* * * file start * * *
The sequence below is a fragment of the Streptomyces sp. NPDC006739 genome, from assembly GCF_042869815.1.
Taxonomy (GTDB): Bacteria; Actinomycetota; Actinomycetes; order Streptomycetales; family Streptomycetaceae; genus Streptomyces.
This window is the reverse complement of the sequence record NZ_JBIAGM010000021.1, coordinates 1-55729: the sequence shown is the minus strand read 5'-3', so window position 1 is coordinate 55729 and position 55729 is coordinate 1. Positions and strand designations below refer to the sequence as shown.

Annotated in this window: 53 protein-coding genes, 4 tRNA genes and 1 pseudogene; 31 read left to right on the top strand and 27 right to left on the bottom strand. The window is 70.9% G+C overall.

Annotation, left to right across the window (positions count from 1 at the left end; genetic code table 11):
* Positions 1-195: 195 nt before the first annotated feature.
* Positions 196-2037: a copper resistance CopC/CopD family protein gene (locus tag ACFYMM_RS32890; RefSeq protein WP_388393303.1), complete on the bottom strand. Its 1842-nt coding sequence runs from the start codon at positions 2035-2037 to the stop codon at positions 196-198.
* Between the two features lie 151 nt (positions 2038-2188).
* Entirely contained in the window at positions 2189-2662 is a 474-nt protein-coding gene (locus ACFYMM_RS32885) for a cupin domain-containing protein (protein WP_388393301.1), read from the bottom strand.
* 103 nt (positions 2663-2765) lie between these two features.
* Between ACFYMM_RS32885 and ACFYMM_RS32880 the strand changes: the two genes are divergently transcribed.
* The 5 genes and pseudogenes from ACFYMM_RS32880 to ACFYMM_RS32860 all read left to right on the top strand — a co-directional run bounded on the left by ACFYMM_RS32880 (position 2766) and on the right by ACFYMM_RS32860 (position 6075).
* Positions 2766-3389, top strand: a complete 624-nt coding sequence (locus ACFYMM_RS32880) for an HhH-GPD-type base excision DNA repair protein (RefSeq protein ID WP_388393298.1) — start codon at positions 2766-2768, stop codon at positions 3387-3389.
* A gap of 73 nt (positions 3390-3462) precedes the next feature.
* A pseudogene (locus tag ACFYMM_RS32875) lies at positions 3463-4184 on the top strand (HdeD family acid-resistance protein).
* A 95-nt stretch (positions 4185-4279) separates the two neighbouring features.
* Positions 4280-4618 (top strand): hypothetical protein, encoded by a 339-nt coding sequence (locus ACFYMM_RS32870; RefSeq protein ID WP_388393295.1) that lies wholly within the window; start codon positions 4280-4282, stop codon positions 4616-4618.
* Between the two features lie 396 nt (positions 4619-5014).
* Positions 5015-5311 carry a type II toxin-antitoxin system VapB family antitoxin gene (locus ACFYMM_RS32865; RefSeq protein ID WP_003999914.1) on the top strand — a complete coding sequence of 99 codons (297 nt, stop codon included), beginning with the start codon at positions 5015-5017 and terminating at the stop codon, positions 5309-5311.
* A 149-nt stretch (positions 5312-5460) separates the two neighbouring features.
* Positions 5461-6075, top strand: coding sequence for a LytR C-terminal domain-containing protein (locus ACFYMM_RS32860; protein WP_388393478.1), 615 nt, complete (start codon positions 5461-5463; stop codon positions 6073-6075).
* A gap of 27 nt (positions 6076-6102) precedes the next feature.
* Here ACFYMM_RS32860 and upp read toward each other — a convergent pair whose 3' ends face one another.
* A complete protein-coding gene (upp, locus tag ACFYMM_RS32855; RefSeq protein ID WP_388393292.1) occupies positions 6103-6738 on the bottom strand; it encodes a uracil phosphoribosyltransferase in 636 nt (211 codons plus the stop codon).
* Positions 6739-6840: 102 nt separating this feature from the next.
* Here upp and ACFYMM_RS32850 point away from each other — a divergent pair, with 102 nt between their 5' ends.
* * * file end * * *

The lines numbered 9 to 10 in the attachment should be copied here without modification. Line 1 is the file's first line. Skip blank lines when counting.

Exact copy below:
* Entirely contained in the window at positions 2189-2662 is a 474-nt protein-coding gene (locus ACFYMM_RS32885) for a cupin domain-containing protein (protein WP_388393301.1), read from the bottom strand.
* 103 nt (positions 2663-2765) lie between these two features.